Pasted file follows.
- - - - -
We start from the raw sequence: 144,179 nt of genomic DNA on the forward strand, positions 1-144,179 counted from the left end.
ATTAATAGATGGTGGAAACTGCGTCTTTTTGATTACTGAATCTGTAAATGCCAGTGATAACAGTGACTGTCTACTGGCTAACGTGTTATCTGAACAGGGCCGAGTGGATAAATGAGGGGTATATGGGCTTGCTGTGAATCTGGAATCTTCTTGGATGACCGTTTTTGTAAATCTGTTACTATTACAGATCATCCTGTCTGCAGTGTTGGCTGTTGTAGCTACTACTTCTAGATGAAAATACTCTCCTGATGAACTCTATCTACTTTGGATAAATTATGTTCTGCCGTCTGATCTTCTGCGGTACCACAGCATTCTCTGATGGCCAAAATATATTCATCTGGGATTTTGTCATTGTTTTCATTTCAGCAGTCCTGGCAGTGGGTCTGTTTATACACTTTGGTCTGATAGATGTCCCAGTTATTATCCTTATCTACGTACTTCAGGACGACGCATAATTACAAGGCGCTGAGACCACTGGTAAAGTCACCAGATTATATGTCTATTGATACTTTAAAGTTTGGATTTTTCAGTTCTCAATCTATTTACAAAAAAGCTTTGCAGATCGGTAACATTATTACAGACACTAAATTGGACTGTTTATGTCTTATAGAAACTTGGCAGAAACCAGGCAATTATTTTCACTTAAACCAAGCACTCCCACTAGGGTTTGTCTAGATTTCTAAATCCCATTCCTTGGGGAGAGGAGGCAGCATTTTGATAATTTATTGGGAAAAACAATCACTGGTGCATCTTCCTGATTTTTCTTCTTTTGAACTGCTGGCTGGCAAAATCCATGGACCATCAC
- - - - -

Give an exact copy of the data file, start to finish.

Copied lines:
We start from the raw sequence: 144,179 nt of genomic DNA on the forward strand, positions 1-144,179 counted from the left end.
ATTAATAGATGGTGGAAACTGCGTCTTTTTGATTACTGAATCTGTAAATGCCAGTGATAACAGTGACTGTCTACTGGCTAACGTGTTATCTGAACAGGGCCGAGTGGATAAATGAGGGGTATATGGGCTTGCTGTGAATCTGGAATCTTCTTGGATGACCGTTTTTGTAAATCTGTTACTATTACAGATCATCCTGTCTGCAGTGTTGGCTGTTGTAGCTACTACTTCTAGATGAAAATACTCTCCTGATGAACTCTATCTACTTTGGATAAATTATGTTCTGCCGTCTGATCTTCTGCGGTACCACAGCATTCTCTGATGGCCAAAATATATTCATCTGGGATTTTGTCATTGTTTTCATTTCAGCAGTCCTGGCAGTGGGTCTGTTTATACACTTTGGTCTGATAGATGTCCCAGTTATTATCCTTATCTACGTACTTCAGGACGACGCATAATTACAAGGCGCTGAGACCACTGGTAAAGTCACCAGATTATATGTCTATTGATACTTTAAAGTTTGGATTTTTCAGTTCTCAATCTATTTACAAAAAAGCTTTGCAGATCGGTAACATTATTACAGACACTAAATTGGACTGTTTATGTCTTATAGAAACTTGGCAGAAACCAGGCAATTATTTTCACTTAAACCAAGCACTCCCACTAGGGTTTGTCTAGATTTCTAAATCCCATTCCTTGGGGAGAGGAGGCAGCATTTTGATAATTTATTGGGAAAAACAATCACTGGTGCATCTTCCTGATTTTTCTTCTTTTGAACTGCTGGCTGGCAAAATCCATGGACCATCAC